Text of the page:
/* ØMQ Message interface */
int zmq_msg_init (zmq_msg_t *msg);
int zmq_msg_set (zmq_msg_t *message, int property, int value);
int zmq_msg_close (zmq_msg_t *msg);

/* ØMQ Context interface */
void *zmq_ctx_new ();
int zmq_ctx_set (void *context, int option_name, int option_value);
int zmq_ctx_destroy (void *context);

Even then the zmq_msg_t type is opaque apart from the number of bytes required to store it:

typedef struct zmq_msg_t {unsigned char _ [40];} zmq_msg_t;

One thing that disappointed me is that the ØMQ library doesn't use const tagging for anything apart from strings passed in as arguments and error message descriptions returned from zmq_strerror. It would be expected that zmq_ctx_get and zmq_msg_more would take a const type as the first parameter.

Pure Functions and Constant Parameters

While C isn't a functional language there are idioms which affect code generation and behavior of the type system such as idempotence, pure functions, side effects, mutability of types and const-correctness.

The const-correctness Wikipedia article provides examples of all types of constant pointers, the more important point is the constraints introduced into the type system which propagate in both directions from the function definition.

Applying const to arguments and return values also reinforces naming choices and reduces ambiguity or at least reduces the number of possible things which could be happening with a given choice of words, such connotations are:

  • new and create - Allocate memory, return mutable pointer
  • init - Initialize mutable memory
  • read and write - Has side effects, usually mutable
  • get - Should have no side effects, can return const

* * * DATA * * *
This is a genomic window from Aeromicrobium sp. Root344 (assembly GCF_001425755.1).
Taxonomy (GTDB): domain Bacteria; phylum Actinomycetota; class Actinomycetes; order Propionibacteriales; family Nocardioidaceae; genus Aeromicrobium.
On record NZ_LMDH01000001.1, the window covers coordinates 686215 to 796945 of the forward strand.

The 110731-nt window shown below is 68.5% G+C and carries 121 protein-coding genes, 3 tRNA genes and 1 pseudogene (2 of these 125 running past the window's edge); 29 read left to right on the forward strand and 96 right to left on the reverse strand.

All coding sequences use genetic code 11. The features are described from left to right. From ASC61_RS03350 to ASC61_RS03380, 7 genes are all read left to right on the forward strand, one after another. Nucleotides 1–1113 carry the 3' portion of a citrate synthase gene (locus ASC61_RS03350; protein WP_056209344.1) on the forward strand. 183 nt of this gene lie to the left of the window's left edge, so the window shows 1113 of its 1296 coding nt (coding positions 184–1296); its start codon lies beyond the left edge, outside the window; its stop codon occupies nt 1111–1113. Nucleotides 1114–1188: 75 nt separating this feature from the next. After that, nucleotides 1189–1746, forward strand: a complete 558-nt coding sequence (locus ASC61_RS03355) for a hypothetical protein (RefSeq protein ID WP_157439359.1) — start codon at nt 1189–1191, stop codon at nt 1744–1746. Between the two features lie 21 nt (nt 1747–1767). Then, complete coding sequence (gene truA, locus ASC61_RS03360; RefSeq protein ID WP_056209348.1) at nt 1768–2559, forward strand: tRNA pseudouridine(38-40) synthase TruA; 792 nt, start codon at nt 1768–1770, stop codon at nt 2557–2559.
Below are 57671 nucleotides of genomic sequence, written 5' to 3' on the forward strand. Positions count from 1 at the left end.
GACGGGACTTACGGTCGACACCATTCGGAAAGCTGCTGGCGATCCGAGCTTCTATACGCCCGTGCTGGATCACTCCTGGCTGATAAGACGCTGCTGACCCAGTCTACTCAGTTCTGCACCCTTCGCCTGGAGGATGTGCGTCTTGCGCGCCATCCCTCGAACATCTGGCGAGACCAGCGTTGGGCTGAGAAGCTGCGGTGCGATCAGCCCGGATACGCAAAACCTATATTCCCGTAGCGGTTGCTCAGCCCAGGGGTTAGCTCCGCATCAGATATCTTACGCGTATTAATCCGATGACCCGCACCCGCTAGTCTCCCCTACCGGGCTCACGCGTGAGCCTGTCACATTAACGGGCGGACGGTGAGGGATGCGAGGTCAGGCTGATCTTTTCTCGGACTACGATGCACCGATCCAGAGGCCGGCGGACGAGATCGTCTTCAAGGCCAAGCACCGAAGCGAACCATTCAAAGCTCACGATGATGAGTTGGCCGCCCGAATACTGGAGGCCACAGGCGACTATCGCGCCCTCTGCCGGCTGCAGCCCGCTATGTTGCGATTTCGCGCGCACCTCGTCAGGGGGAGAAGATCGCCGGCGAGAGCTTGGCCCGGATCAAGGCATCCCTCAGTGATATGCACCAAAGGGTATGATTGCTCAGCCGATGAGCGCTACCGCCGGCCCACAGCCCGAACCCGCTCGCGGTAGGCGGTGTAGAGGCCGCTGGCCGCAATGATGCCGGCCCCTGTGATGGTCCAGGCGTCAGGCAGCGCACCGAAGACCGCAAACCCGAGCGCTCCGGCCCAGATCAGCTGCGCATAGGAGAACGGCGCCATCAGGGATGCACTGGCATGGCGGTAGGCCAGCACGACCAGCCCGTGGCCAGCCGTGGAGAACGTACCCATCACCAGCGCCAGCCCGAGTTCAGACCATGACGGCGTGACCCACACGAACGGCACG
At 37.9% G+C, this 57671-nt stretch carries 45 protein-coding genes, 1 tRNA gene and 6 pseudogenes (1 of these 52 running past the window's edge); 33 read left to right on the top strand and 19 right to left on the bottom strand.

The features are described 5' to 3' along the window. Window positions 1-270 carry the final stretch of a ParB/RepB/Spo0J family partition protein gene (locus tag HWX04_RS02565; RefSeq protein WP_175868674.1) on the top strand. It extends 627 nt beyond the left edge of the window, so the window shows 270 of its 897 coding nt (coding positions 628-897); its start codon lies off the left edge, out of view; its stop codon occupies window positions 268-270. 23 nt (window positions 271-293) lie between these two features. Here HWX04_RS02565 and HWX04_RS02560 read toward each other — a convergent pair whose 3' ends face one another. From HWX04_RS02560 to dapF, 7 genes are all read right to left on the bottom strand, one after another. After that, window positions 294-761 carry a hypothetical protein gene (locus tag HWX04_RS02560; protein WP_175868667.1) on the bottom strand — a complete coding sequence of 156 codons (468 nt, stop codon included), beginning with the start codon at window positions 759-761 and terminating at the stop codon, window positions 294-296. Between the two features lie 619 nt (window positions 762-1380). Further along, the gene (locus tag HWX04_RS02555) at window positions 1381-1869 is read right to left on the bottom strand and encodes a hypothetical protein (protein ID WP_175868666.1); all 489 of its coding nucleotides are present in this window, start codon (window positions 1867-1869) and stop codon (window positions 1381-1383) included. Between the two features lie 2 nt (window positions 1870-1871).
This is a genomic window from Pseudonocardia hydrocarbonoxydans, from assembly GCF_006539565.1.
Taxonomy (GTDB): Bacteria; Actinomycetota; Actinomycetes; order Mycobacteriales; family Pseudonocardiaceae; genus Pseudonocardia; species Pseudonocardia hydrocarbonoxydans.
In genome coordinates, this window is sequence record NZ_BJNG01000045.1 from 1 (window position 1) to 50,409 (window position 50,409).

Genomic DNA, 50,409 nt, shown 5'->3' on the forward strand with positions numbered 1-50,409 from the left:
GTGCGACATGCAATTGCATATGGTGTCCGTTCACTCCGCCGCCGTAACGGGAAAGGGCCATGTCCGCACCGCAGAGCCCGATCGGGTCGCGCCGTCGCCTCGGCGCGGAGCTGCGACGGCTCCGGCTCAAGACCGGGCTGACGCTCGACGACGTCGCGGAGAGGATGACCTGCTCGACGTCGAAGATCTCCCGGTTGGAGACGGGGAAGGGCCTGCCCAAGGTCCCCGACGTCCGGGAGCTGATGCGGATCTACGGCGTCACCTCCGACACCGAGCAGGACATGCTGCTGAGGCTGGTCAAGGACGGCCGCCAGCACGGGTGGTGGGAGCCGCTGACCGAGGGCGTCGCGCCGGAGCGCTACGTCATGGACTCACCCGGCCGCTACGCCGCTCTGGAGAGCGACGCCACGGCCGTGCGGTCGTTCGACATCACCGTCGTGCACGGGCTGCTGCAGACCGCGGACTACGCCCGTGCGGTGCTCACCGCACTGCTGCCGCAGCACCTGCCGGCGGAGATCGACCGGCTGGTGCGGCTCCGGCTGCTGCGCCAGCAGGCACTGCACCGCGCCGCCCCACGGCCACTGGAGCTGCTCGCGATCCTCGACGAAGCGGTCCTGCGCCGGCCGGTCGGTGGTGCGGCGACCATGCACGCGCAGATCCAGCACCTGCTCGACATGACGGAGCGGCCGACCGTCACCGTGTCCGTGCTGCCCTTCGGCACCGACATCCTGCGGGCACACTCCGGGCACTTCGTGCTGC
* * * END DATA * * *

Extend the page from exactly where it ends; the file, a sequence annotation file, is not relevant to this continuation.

• set - Mutable with no side effects, usually accepts const
  • free - Free allocated memory, mutable with side effects
  • destroy - Tear-down a structure where caller owns memory

A good example of conflicting naming versus parameter types would be the difference between set and get operations and how const affects their interpretation:

char *derp_get_property (derp_o *widget, char *name);
void derp_set_property (derp_o *widget, char *name, char *value);

To ensure that memory ownership is explicitly defined by restricting side-effects and mutability it should probably be declared as:

const char *derp_get_property (const derp_o *widget, const char *name);
void derp_set_property (derp_o *widget, const char *name, const char *value);

Specifying const on all parameters means you you don't own the memory returned by the function, you cannot modify it and need to be careful if you perform calls with side effects after getting the property. It also means that the function will not modify the derp_o widget and will not keep a reference to name beyond the scope of the function call.

Naming Conventions: CamelCase vs lower_case

There is a distinct difference in naming conventions used on the Windows operating system and older libraries compared to modern libraries and common practices in general, I would be tempted to call the latter 'modern C' because it better represents a refinement and progression towards easier to read code, this is even present in the C11 standard.

Modern C has the de facto standard of hierarchical abstractions separated by underscores in the Microsoft C world and old libraries like Motif there is an abundance of CamelCase with a literal-english naming scheme that makes it harder to remember what function names are going to be or to use auto-complete for hints.

The mental model used for memorizing functions and abstractions becomes clouded when many different modules share the same keyword at the start or have inconsistent keyword ordering for the same operation in different modules.

Motif was a widely used library with naming a mix of naming conventions which generally make sense especially for such a large codebase doing object orientated UI tasks in C, but it quickly gets tedious to remember the different idioms used for naming:

  • Widget XmCreateComboBox (...);
  • Widget XmVaCreateManagedComboBox (...);
  • void XmComboBoxSelectItem (...);
  • XmComboBoxCallbackStruct *cb = mycallback;
  • XtSetArg(arg, XmNcomboBoxType, XmCOMBO_BOX);

The GTK+ library in comparison exudes thoughtfulness in regards to modern C naming conventions:

  • GtkWidget* gtk_combo_box_new (...);
  • gchar* gtk_combo_box_get_active_text (...);
  • gint gtk_combo_box_get_active (...);